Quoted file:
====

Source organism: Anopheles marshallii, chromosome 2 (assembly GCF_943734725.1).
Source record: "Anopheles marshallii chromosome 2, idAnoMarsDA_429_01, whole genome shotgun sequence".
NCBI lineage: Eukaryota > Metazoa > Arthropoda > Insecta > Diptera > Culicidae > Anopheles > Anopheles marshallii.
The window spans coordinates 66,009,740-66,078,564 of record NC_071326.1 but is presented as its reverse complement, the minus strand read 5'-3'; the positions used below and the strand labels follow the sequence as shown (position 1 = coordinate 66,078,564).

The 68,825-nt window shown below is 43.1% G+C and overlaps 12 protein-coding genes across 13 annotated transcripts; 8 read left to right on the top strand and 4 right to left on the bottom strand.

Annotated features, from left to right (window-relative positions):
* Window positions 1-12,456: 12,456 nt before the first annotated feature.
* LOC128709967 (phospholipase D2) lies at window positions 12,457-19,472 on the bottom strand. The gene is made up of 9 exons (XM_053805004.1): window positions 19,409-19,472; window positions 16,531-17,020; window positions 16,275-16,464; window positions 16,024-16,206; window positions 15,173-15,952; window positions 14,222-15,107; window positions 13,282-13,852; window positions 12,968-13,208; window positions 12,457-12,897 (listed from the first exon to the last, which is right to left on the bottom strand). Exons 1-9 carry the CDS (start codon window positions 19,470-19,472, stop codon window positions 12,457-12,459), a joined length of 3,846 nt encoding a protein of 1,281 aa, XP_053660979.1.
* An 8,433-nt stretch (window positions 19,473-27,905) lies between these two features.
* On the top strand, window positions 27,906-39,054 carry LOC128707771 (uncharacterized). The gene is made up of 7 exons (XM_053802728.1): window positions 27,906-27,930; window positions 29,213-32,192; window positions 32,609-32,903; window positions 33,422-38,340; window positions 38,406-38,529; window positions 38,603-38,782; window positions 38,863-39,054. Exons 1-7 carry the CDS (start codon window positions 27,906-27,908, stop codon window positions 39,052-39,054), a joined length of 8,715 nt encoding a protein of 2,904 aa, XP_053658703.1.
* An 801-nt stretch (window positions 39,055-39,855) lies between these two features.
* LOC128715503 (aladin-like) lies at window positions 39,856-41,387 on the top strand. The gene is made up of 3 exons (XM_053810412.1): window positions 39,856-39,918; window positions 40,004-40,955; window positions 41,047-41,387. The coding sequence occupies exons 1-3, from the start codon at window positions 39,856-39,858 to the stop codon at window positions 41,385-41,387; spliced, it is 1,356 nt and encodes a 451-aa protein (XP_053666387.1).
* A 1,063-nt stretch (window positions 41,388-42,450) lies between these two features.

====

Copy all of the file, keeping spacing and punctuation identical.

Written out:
Source organism: Anopheles marshallii, chromosome 2 (assembly GCF_943734725.1).
Source record: "Anopheles marshallii chromosome 2, idAnoMarsDA_429_01, whole genome shotgun sequence".
NCBI lineage: Eukaryota > Metazoa > Arthropoda > Insecta > Diptera > Culicidae > Anopheles > Anopheles marshallii.
The window spans coordinates 66,009,740-66,078,564 of record NC_071326.1 but is presented as its reverse complement, the minus strand read 5'-3'; the positions used below and the strand labels follow the sequence as shown (position 1 = coordinate 66,078,564).

The 68,825-nt window shown below is 43.1% G+C and overlaps 12 protein-coding genes across 13 annotated transcripts; 8 read left to right on the top strand and 4 right to left on the bottom strand.

Annotated features, from left to right (window-relative positions):
* Window positions 1-12,456: 12,456 nt before the first annotated feature.
* LOC128709967 (phospholipase D2) lies at window positions 12,457-19,472 on the bottom strand. The gene is made up of 9 exons (XM_053805004.1): window positions 19,409-19,472; window positions 16,531-17,020; window positions 16,275-16,464; window positions 16,024-16,206; window positions 15,173-15,952; window positions 14,222-15,107; window positions 13,282-13,852; window positions 12,968-13,208; window positions 12,457-12,897 (listed from the first exon to the last, which is right to left on the bottom strand). Exons 1-9 carry the CDS (start codon window positions 19,470-19,472, stop codon window positions 12,457-12,459), a joined length of 3,846 nt encoding a protein of 1,281 aa, XP_053660979.1.
* An 8,433-nt stretch (window positions 19,473-27,905) lies between these two features.
* On the top strand, window positions 27,906-39,054 carry LOC128707771 (uncharacterized). The gene is made up of 7 exons (XM_053802728.1): window positions 27,906-27,930; window positions 29,213-32,192; window positions 32,609-32,903; window positions 33,422-38,340; window positions 38,406-38,529; window positions 38,603-38,782; window positions 38,863-39,054. Exons 1-7 carry the CDS (start codon window positions 27,906-27,908, stop codon window positions 39,052-39,054), a joined length of 8,715 nt encoding a protein of 2,904 aa, XP_053658703.1.
* An 801-nt stretch (window positions 39,055-39,855) lies between these two features.
* LOC128715503 (aladin-like) lies at window positions 39,856-41,387 on the top strand. The gene is made up of 3 exons (XM_053810412.1): window positions 39,856-39,918; window positions 40,004-40,955; window positions 41,047-41,387. The coding sequence occupies exons 1-3, from the start codon at window positions 39,856-39,858 to the stop codon at window positions 41,385-41,387; spliced, it is 1,356 nt and encodes a 451-aa protein (XP_053666387.1).
* A 1,063-nt stretch (window positions 41,388-42,450) lies between these two features.